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Donkin on Work - Teleworking

December 2003 - Home working

How would you react after landing a job if your new boss showed you the door and told you not to come back? It is hardly the welcome you might expect - unless you are destined to be a home-worker.

The first day in a conventional office is supposed to be a rite of passage: you meet all those new faces and find your way to the coffee machine, the toilets and the stationery cupboard.

Could this ritual become a thing of the past? The concept of what Gina Vega, author and US management academic, calls "recruiting to go home" in a new book* has underpinned the home-working programmes of Putnam Investments. Putnam, a Massachusetts-based asset management and investment business, has become so committed to the business benefits of home-working that today it employs about 10 per cent of its workforce as teleworkers.

In the UK, British Telecommunications has also made significant inroads into institutionalising home-working. Five years ago, under what it calls its "freedom to work" initiative, BT launched an experiment, allowing about 600 employees to design their own working patterns. The idea has spread, so that today some 6,000 of its employees are working from home, producing a one-off saving of Pounds 36m in office costs for BT and millions of pounds in reduced fuel costs for the rest of society.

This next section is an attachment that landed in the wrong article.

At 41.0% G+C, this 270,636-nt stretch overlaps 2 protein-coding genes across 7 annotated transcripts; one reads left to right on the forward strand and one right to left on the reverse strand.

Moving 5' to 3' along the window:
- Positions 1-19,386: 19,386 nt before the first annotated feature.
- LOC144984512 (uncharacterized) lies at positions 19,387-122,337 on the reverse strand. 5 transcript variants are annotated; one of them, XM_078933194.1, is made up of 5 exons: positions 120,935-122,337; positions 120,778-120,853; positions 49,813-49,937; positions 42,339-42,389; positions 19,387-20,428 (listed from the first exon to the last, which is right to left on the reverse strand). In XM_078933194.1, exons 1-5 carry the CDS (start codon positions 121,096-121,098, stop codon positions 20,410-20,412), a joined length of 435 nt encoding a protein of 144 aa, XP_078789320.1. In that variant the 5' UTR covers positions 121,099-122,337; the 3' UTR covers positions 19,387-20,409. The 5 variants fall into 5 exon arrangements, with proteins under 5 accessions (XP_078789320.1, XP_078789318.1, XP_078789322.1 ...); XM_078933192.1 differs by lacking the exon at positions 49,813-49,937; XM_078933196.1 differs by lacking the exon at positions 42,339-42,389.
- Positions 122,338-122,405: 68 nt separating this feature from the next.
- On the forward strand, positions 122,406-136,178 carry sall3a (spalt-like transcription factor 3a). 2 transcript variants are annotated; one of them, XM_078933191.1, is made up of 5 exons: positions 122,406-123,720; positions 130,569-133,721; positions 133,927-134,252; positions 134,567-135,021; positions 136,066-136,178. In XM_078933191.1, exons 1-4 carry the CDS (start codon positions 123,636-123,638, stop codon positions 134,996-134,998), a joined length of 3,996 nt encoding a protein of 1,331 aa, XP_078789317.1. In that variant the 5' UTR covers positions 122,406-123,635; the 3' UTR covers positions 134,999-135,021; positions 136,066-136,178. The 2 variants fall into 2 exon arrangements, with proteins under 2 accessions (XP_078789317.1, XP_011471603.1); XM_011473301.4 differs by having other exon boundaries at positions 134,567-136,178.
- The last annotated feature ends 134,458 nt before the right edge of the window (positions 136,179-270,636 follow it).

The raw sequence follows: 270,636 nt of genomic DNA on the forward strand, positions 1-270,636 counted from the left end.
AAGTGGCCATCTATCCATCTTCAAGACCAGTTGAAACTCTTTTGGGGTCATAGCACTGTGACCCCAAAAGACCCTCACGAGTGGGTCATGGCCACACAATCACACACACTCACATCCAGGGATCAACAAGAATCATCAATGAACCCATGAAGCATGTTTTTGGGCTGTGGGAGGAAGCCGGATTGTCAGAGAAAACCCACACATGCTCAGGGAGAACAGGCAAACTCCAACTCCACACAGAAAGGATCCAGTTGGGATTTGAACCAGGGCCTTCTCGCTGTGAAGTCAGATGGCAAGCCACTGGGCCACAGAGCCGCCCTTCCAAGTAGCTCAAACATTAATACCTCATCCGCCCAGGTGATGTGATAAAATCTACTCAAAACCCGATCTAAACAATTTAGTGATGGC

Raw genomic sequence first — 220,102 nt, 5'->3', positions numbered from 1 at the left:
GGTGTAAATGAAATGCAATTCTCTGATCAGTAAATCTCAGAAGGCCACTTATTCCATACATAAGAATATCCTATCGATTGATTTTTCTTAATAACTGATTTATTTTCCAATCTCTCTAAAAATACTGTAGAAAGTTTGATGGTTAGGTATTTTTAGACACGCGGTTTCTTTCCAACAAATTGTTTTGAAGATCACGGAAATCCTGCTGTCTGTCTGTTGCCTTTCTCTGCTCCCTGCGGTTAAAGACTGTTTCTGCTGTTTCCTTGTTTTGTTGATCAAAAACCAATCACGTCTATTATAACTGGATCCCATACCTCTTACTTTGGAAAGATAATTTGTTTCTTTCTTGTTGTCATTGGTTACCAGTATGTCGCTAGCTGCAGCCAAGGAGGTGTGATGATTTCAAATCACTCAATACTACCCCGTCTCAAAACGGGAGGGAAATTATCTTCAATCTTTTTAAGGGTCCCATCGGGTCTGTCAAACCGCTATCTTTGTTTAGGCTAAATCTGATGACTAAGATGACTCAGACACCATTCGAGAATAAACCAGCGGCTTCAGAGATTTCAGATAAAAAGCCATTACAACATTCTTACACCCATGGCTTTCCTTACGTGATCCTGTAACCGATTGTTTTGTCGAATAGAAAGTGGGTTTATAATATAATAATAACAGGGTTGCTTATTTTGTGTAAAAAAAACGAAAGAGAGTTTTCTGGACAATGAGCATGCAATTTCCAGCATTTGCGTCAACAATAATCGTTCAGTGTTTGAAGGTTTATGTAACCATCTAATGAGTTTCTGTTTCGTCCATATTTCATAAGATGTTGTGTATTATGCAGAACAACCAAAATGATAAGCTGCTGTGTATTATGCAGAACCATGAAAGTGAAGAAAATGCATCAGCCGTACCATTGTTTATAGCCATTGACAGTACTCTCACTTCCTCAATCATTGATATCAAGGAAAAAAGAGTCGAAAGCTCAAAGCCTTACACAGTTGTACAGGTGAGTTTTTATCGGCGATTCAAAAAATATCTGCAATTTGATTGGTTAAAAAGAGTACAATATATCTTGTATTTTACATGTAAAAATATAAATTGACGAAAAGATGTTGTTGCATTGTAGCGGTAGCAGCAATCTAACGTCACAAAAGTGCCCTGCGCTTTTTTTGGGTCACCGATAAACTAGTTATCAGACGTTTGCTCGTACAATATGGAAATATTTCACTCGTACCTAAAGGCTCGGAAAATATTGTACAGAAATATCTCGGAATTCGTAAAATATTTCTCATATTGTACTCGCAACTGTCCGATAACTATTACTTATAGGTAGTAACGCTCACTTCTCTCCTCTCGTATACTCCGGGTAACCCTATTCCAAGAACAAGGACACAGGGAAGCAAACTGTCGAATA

The savings at AT & T, one of the largest employers of teleworkers in the US, have been even greater, enabling the company to halve its office space costs during the 1990s.

Yet for all the interest in teleworking since Jack Nilles, a rocket scientist, coined the phrase in the 1970s when looking at ways to alleviate California's transport problems, such programmes remain exceptional. Teleworking is happening, usually informally, but most people remain wedded to their offices.

Offices have become such a dominant feature of working life that we tend to take them for granted. The success of The Office, the BBC television sitcom, came partly from our recognition of the banality of office life. So why does office-based work endure when the technology exists to disperse big chunks of work to people's homes?